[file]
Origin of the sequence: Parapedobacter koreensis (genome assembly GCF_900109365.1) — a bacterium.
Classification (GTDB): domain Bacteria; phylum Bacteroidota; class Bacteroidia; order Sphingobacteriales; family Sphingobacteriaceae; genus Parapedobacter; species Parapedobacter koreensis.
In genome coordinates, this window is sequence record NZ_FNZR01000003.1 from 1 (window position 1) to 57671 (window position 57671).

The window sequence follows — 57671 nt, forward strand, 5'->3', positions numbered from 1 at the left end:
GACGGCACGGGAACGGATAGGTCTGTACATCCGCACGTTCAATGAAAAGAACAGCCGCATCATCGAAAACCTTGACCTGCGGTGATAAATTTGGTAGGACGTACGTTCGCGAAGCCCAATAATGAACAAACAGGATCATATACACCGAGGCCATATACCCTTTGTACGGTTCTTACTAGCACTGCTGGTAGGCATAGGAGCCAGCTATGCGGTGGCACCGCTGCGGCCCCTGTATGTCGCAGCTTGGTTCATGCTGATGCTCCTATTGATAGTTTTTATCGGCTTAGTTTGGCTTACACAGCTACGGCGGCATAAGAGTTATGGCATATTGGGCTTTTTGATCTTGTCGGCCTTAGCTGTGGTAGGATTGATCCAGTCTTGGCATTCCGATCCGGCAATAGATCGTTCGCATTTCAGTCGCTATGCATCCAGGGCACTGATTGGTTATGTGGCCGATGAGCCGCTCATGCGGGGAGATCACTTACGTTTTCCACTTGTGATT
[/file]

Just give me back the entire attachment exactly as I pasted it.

Origin of the sequence: Parapedobacter koreensis (genome assembly GCF_900109365.1) — a bacterium.
Classification (GTDB): domain Bacteria; phylum Bacteroidota; class Bacteroidia; order Sphingobacteriales; family Sphingobacteriaceae; genus Parapedobacter; species Parapedobacter koreensis.
In genome coordinates, this window is sequence record NZ_FNZR01000003.1 from 1 (window position 1) to 57671 (window position 57671).

The window sequence follows — 57671 nt, forward strand, 5'->3', positions numbered from 1 at the left end:
GACGGCACGGGAACGGATAGGTCTGTACATCCGCACGTTCAATGAAAAGAACAGCCGCATCATCGAAAACCTTGACCTGCGGTGATAAATTTGGTAGGACGTACGTTCGCGAAGCCCAATAATGAACAAACAGGATCATATACACCGAGGCCATATACCCTTTGTACGGTTCTTACTAGCACTGCTGGTAGGCATAGGAGCCAGCTATGCGGTGGCACCGCTGCGGCCCCTGTATGTCGCAGCTTGGTTCATGCTGATGCTCCTATTGATAGTTTTTATCGGCTTAGTTTGGCTTACACAGCTACGGCGGCATAAGAGTTATGGCATATTGGGCTTTTTGATCTTGTCGGCCTTAGCTGTGGTAGGATTGATCCAGTCTTGGCATTCCGATCCGGCAATAGATCGTTCGCATTTCAGTCGCTATGCATCCAGGGCACTGATTGGTTATGTGGCCGATGAGCCGCTCATGCGGGGAGATCACTTACGTTTTCCACTTGTGATT